IPB

Welcome Guest ( Log In | Register )

 
Reply to this topicStart new topic
Other Dumbass Question
krsna77
post Oct 26 2001, 17:37
Post #1





Group: Members
Posts: 74
Joined: 29-September 01
Member No.: 35



Ok, here goes.

Clipping, being a problem with MP3 decoding, would often require normalization beforehand to compensate. For me, determining the proper normalization amount was often a degree of guesswork.

Then, MP3Gain came out. Problem solved.

I was wondering, is there a quantified amount, or formula, that each codec tends to increase levels by, and... if so, what is that value for Ogg Vorbis (and MPC, while we're at it)?

Reason I ask - if I encode to ogg, I would like to know the proper safe-but-sane normalization level geared for ogg. If it's not easily quantifyable beforehand, then at least is there a good method to detect and measure clips in ogg samples, so I can calculate the proper normalization amount myself to eliminate clipping for those tracks?

While I'm on it, will OGG / MPC ever have ReplayGain functionality, or something similar?
Go to the top of the page
+Quote Post
Garf
post Oct 26 2001, 19:24
Post #2


Server Admin


Group: Admin
Posts: 4884
Joined: 24-September 01
Member No.: 13



QUOTE
Originally posted by krsna77
I was wondering, is there a quantified amount, or formula, that each codec tends to increase levels by, and... if so, what is that value for Ogg Vorbis (and MPC, while we're at it)?


None of the codecs increase the volume. I explained this elsewhere on this board (don't ask me where though smile.gif).

The problem is that sometimes the output of the decoder contains largers peaks (which is different from actual volume) than the original wave. This is a digital audio processing artifact.

Because of this, it's impossible to give a fixed value.

QUOTE
Reason I ask - if I encode to ogg, I would like to know the proper safe-but-sane normalization level geared for ogg. If it's not easily quantifyable beforehand, then at least is there a good method to detect and measure clips in ogg samples, so I can calculate the proper normalization amount myself to eliminate clipping for those tracks?


If there is no clipping in the original wav, there should be no audible clipping in the Ogg decoder output either. The Ogg decoder has built-in clipping prevention. Basically, you do not need to worry about renormalization to avoid clipping. I just renormalize everything to 98% before encoding so I am sure there is no clipping in the original wav.

(don't ask me how it works, I have no idea. Monty once told me about this. I'll ask for more details next time I catch him)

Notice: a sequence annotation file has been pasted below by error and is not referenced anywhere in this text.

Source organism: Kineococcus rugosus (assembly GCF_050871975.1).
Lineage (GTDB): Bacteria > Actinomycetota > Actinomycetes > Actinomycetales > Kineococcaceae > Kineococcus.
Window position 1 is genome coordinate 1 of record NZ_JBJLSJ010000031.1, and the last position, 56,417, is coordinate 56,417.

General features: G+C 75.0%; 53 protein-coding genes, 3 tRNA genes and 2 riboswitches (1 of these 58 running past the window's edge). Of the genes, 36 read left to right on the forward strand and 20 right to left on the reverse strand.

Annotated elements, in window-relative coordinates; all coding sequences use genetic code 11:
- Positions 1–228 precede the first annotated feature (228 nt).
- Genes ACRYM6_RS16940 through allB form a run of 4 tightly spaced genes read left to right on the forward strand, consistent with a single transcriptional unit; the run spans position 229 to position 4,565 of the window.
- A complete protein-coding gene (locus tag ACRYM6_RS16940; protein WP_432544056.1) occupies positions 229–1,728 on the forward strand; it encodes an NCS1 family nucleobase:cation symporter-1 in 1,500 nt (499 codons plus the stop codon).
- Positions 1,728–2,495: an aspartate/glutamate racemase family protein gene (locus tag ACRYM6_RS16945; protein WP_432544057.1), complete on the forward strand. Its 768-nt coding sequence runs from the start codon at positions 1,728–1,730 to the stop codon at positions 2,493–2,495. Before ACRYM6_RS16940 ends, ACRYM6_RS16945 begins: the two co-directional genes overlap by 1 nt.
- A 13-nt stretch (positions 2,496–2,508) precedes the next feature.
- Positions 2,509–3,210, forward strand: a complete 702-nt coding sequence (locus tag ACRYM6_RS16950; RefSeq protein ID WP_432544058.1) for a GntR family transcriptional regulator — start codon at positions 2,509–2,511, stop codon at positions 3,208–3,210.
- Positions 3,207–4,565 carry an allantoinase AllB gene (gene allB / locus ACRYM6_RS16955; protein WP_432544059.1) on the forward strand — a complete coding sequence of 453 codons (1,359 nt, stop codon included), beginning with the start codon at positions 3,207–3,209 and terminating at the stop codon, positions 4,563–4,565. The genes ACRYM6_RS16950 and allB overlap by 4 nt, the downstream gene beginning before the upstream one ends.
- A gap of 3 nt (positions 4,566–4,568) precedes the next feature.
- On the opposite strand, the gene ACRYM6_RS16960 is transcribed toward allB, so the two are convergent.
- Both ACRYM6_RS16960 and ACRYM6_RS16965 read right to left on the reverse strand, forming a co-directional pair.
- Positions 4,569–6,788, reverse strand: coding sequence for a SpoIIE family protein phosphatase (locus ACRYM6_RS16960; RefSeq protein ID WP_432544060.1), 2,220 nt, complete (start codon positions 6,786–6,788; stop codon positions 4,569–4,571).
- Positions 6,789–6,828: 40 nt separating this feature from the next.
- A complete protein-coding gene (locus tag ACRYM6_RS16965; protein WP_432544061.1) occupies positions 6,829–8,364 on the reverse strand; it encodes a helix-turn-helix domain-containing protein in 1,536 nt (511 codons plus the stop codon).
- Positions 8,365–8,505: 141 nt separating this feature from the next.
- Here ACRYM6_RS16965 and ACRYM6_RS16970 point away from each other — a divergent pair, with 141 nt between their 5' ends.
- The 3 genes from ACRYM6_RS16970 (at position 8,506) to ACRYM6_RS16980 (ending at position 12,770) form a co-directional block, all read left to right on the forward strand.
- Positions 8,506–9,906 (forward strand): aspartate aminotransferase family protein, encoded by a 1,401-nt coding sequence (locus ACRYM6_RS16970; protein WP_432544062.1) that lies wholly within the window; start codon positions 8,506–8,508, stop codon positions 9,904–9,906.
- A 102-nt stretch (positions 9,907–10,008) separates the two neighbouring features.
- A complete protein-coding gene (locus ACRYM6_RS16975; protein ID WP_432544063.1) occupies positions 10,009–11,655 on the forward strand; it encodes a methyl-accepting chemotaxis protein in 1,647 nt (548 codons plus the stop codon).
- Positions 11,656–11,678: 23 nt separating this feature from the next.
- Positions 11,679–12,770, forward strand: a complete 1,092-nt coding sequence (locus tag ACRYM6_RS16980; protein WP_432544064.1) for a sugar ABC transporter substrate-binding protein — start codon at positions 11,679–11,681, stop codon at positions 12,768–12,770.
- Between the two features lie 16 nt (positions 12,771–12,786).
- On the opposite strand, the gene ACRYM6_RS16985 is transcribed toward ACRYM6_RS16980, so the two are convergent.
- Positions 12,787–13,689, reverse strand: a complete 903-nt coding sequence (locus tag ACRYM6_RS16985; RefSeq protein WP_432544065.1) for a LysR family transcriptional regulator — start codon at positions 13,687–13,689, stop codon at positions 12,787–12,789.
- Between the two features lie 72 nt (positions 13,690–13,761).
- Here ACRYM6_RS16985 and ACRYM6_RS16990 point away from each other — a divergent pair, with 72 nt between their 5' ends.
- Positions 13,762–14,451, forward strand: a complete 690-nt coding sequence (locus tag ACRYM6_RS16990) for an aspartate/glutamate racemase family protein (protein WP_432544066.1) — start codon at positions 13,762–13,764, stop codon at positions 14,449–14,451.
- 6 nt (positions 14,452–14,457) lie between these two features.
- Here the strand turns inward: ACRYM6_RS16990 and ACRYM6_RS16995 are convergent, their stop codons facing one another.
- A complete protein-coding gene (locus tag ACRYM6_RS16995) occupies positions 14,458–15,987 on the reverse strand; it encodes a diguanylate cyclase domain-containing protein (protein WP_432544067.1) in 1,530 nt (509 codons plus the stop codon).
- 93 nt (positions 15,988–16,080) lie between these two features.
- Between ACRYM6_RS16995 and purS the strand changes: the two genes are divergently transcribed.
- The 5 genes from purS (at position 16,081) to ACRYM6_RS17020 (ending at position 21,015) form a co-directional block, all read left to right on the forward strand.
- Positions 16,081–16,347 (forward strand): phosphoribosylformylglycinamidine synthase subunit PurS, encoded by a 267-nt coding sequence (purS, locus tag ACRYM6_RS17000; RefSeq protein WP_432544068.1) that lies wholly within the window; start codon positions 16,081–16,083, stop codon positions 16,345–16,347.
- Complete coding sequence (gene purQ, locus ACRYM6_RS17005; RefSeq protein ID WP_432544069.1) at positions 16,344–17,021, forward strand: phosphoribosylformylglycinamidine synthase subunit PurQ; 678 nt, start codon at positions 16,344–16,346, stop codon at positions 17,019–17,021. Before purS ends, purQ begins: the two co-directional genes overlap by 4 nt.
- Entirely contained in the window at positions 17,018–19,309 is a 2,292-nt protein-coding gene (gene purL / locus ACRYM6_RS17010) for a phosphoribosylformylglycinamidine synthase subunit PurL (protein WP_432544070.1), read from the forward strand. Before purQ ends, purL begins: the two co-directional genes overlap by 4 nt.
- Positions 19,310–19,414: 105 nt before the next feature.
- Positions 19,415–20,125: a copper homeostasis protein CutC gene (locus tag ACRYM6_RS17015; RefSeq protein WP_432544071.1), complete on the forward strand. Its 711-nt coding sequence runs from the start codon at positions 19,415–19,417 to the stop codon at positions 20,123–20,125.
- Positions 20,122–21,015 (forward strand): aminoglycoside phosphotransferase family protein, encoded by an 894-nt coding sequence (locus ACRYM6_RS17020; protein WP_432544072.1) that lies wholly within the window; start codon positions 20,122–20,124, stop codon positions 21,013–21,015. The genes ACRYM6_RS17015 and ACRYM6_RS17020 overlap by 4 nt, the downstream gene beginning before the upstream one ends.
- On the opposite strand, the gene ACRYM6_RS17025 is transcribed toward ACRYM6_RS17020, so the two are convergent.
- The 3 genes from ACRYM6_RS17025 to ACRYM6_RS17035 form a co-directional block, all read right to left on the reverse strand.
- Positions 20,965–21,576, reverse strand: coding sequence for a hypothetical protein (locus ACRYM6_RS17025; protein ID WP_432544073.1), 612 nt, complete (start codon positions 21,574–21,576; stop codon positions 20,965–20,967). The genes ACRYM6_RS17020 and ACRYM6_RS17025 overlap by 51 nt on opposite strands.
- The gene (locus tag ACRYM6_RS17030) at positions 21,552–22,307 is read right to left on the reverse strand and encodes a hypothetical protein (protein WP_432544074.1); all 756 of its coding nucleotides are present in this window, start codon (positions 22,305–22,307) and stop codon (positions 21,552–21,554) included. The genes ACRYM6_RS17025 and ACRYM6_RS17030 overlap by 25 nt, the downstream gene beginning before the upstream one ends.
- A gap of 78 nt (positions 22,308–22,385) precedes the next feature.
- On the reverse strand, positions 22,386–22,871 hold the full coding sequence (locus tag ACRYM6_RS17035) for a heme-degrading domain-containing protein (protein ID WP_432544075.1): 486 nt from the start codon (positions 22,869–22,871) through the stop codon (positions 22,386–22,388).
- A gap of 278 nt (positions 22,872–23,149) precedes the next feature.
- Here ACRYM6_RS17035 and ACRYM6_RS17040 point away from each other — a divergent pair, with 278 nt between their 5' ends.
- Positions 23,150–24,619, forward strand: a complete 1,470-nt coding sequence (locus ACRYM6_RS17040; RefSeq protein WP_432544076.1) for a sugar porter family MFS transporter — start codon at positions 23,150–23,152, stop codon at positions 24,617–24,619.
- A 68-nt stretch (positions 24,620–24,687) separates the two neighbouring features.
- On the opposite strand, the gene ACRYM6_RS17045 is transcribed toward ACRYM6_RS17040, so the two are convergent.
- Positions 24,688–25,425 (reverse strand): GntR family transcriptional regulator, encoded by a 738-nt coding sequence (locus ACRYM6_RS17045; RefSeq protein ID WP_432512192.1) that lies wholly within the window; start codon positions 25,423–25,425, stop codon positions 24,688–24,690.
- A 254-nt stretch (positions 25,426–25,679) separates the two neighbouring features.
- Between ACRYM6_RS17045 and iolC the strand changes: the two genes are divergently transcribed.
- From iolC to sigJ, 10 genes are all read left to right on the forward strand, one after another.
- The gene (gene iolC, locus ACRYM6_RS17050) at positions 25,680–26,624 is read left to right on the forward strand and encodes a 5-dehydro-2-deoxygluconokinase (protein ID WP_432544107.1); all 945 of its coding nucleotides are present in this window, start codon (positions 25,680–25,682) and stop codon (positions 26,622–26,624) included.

QUOTE
While I'm on it, will OGG / MPC ever have ReplayGain functionality, or something similar?


If someone adds it, why not?

--
GCP
Go to the top of the page
+Quote Post
krsna77
post Oct 26 2001, 20:38
Post #3





Group: Members
Posts: 74
Joined: 29-September 01
Member No.: 35



QUOTE
None of the codecs increase the volume. I explained this elsewhere on this board (don't ask me where though smile.gif).

The problem is that sometimes the output of the decoder contains largers peaks (which is different from actual volume) than the original wave. This is a digital audio processing artifact.


Oh, ok. smile.gif I think actually I have been told this before, but this entire issue really is hard to get driven into my thick skull for whatever reason.

QUOTE
If there is no clipping in the original wav, there should be no audible clipping in the Ogg decoder output either. The Ogg decoder has built-in clipping prevention. Basically, you do not need to worry about renormalization to avoid clipping.


I have a tendency to believe you, however, I can think of one specific example (Alice in Chains - Dirt), that does clip very terribly, with nasty distortion, in OGG and MP3, until I normalize at ~0.84 (for MP3 - tho I use this value for OGG, its threshold may in fact be higher). Then it sounds fine (of course, I think this album really is pushed to the very limits).

Know of any good apps that can count clipped samples, so I can visually compare with what my ears are telling me?...

It's just that, for once and for all, I would like to eliminate all digital distortion in a easy, effective way, without using an insanely low "radio gain".

Again, thanks, and the tuned encoder kicks much ass!
Go to the top of the page
+Quote Post
Garf
post Oct 26 2001, 20:55
Post #4


Server Admin


Group: Admin
Posts: 4884
Joined: 24-September 01
Member No.: 13



QUOTE
Originally posted by krsna77

I have a tendency to believe you, however, I can think of one specific example (Alice in Chains - Dirt), that does clip very terribly, with nasty distortion, in OGG and MP3, until I normalize at ~0.84 (for MP3 - tho I use this value for OGG, its threshold may in fact be higher). Then it sounds fine (of course, I think this album really is pushed to the very limits).


Can you make a sample available? I would like to look at it.

QUOTE

Know of any good apps that can count clipped samples, so I can visually compare with what my ears are telling me?...


Sound Forge and probably Cool Edit can do this.

--
GCP
Go to the top of the page
+Quote Post

Reply to this topicStart new topic
1 User(s) are reading this topic (1 Guests and 0 Anonymous Users)
0 Members:

 



RSS Lo-Fi Version Time is now: 30th August 2014 - 21:48